1 cup packed light brown sugar

1/2 cup granulated sugar

grated zest of 1 lemon

8 large eggs at room temperature

1/2 cup whole milk at room temperature

3 T brandy

Preheat the oven to 350 degrees F. Butter and flour, or butter and line with parchment, two loaf pans. Mix the cornmeal, flour, baking powder, spices and salt together and set aside.

Beat the butter until light. Add the sugars and the lemon zest and continue beating until very light. Add the eggs, one at a time, beating well. Add one-third of the dry ingredients and combine on low until just mixed. Add the brandy to the milk and add half of the mixture to the batter. Alternately add the remaining dry ingredients and milk, scraping the bowl and mixing gently after each addition.

When all the ingredients are just combined, divide the batter between the prepared pans. Bake until the cakes are golden and toothpick inserted near the center emerges clean, about 45-50 minutes.

Cool the cakes in the pans on a wire rack for 15 minutes. Unmold and turn right side up; cool. Serve at room temperature.

 

For more on this historical cake series:

Cake As A Lens

I Vote For Cake

Chocolate and Elbow Grease

Best Laid Plans

 

Cake As A Lens

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I thought we’d do something a little different in baking class this year — American history examined through cake recipes.

I am a big fan of the Food52 site, and was excited by a genius post in which the author chose a dozen American cakes that “highlight advancements, ingredients, or fads throughout the years.” The post inspired me to create my own recipe list, (though it contains most of the same cakes), that we could use to enhance our study of 18th and 19th century America.  There is a wealth of information in these recipes of years past –ingredients and cooking methods employed by the bakers of the time, the recipe author’s culinary and homemaking tips, and even bits of the cookbook creator’s biography — all of these things would contribute to a fuller picture of everyday life in a continually changing America.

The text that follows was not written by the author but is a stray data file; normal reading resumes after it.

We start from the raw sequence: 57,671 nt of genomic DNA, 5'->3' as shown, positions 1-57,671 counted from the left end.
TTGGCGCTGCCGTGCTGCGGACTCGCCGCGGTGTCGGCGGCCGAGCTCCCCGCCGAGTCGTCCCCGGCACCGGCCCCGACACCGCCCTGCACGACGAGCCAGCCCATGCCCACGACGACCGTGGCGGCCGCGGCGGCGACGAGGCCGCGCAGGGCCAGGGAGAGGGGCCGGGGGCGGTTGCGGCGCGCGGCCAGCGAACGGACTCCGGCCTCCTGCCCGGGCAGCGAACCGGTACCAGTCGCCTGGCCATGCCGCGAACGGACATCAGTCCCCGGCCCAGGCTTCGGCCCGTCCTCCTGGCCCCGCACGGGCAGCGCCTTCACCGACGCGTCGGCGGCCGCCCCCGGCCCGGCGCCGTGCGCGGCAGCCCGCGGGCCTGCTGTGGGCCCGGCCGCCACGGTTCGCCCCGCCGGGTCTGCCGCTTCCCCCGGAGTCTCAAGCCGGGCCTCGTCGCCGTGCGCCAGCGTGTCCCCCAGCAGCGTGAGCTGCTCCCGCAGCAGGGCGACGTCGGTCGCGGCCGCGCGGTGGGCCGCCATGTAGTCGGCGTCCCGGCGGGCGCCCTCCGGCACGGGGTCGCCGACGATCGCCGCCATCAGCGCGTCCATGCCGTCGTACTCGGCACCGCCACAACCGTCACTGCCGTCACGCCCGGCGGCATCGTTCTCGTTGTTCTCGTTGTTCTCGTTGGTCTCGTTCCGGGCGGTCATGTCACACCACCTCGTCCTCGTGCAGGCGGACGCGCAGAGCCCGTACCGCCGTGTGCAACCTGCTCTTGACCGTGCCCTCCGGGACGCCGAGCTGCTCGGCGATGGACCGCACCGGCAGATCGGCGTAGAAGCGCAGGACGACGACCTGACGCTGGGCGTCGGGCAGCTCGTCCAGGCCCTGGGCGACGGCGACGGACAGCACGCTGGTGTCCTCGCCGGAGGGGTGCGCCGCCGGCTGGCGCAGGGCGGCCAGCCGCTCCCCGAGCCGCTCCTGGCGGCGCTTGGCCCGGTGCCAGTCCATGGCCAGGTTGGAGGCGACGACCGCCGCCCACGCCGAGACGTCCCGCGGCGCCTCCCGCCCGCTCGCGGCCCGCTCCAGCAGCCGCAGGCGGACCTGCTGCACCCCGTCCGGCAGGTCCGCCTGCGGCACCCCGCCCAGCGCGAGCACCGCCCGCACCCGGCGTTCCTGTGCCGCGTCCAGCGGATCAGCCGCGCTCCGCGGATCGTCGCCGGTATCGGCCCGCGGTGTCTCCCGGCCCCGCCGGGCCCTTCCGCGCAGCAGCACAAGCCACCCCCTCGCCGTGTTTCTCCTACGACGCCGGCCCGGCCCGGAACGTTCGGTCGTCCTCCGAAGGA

We are excited about the focus of our baking journey this year, and we hope you’ll join us in your own kitchen. If you do, be sure to let us know. And share your photos! The kids would be tickled.

Happy baking!

 

Recipes in this series:

Election Cake, late 18th century

Indian Pound Cake, 1828

Eliza Leslie’s Chocolate Cake, 1847

Malinda Russell’s Cream Cake, 1866

I Vote For Cake

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“Do you think more people would vote if they got free cake?”

We’d been talking about Election Cake. It had been an interesting conversation so far — one that meandered from voting requirements to Presidential eligibility to citizenship, and finally, to the Obama birther kerfuffle. So many questions from the kids. Whew. But let me back up…

We were making a cake. Or was it a bread? And what did it have to do with the political process?

I had kicked off our class that day by explaining that all the cookbooks in early America had been wholly British, that is, they contained recipes that employed traditional British cooking techniques using ingredients common to Britain. It wasn’t until 1796 that the first truly American cookbook was printed. Published in Hartford, Connecticut, by Amelia Simmons, American Cookery, or the art of dressing viands, fish, poultry, and vegetables, and the best modes of making pastes, puffs, pies, tarts, puddings, custards, and preserves, and all kinds of cakes, from the imperial plum to plain cake: Adapted to this country, and all grades of life, was the original manual for cooking American dishes using foodstuffs indigenous to the young country. It was hugely popular, and public demand kept it in reprints for 35 years. It was in the second edition of the book that there appeared what some food historians consider the first recipe for an Election Cake:

“Thirty quarts of flour, 10 pound butter, 14 pound sugar, 12 pound raisins, 3 doz eggs, one pint wine, one quart brandy, 4 ounces cinnamon, 4 ounces fine coriander seed, 3 ounces ground allspice; wet flour with milk to the consistency of bread over night, adding one quart yeast; the next morning work the butter and sugar together for half an hour, which will render the cake much lighter and whiter; when it has rise light work in every other ingredient except the plumbs, which work in when going into the oven.”

American Cookery, Amelia Simmons, facsimile of the Second Edition, printed in Albany, 1796

I imagine that recipe would have produced enough cake for a whole town! Or perhaps an army?